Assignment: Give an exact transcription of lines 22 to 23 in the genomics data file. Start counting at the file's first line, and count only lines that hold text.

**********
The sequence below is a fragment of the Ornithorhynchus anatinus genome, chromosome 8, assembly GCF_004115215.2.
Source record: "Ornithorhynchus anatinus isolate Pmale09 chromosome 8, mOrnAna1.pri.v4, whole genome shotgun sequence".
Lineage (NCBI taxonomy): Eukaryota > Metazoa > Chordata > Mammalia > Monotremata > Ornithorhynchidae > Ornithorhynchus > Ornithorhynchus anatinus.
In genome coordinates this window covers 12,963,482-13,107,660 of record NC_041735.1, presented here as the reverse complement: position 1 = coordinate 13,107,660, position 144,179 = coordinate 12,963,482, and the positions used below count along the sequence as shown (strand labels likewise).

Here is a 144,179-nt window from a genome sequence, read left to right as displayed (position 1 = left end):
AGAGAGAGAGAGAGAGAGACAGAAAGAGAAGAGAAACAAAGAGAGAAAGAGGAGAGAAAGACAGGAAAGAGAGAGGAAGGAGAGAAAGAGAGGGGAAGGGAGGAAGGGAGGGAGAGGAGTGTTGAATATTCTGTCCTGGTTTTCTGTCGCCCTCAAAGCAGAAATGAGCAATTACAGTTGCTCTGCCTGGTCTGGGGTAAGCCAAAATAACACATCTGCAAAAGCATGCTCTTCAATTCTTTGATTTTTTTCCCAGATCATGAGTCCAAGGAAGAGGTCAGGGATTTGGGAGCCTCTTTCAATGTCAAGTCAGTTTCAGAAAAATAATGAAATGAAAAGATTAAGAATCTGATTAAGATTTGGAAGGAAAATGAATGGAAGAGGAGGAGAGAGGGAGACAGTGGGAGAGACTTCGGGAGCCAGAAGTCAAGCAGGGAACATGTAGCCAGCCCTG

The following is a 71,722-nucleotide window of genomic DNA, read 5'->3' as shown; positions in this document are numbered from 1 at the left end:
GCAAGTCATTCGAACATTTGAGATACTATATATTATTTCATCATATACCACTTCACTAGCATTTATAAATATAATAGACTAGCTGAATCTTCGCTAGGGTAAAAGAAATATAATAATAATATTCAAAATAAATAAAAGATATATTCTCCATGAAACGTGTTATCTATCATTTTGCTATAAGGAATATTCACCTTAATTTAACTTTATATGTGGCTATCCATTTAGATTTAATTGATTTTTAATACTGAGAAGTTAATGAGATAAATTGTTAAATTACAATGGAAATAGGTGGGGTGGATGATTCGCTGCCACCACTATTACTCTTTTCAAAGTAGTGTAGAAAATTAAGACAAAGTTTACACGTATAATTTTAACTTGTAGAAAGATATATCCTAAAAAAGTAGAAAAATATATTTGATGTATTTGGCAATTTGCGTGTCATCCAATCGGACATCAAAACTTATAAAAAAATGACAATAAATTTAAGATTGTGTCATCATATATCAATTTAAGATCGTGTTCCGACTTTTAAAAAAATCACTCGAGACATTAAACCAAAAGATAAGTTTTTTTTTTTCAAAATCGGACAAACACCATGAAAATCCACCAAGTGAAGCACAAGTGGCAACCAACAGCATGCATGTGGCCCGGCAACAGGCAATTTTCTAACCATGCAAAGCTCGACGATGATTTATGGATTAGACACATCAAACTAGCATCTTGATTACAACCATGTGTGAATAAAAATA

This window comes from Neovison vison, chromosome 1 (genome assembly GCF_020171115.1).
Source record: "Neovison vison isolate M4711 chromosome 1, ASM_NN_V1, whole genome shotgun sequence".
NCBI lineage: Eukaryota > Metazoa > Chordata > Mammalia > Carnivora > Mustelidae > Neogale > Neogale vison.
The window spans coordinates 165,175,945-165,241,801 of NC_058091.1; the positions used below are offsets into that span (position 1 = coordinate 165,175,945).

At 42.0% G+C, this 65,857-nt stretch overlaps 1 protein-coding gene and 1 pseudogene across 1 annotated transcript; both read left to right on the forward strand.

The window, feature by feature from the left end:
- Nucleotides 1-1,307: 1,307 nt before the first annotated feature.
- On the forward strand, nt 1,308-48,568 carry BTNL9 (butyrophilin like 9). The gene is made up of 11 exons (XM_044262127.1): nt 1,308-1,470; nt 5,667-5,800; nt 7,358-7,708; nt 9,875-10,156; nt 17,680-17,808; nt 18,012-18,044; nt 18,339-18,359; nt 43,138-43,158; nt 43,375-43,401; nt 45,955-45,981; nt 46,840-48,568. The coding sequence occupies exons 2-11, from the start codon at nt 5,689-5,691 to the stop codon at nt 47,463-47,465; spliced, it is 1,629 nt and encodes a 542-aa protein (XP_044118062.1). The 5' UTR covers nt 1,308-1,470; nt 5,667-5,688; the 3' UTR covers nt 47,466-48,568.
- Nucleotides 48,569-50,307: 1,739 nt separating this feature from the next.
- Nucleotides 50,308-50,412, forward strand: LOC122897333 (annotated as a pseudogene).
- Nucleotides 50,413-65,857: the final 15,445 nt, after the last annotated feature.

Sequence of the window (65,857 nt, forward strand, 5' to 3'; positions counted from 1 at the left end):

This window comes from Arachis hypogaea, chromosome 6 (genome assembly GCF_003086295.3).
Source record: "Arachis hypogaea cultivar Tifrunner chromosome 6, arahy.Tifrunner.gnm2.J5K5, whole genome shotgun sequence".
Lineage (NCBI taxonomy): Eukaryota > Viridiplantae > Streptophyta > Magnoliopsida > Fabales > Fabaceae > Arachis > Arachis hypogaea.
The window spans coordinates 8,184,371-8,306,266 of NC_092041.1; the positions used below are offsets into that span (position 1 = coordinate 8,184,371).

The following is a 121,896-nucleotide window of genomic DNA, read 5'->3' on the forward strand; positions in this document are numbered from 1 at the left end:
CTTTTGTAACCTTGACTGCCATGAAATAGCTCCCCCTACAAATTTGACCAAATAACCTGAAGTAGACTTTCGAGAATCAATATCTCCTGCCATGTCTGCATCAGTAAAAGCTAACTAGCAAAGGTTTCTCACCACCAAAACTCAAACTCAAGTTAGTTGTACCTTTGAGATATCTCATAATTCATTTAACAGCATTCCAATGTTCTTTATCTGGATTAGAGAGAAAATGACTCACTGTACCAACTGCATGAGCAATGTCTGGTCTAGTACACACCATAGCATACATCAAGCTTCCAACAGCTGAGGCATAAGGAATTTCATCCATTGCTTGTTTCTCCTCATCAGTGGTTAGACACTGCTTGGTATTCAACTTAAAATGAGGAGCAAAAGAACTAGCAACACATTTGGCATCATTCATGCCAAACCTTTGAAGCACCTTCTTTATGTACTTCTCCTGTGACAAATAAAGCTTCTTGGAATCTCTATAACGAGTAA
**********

Source record: "Arachis hypogaea cultivar Tifrunner chromosome 6, arahy.Tifrunner.gnm2.J5K5, whole genome shotgun sequence".
Lineage (NCBI taxonomy): Eukaryota > Viridiplantae > Streptophyta > Magnoliopsida > Fabales > Fabaceae > Arachis > Arachis hypogaea.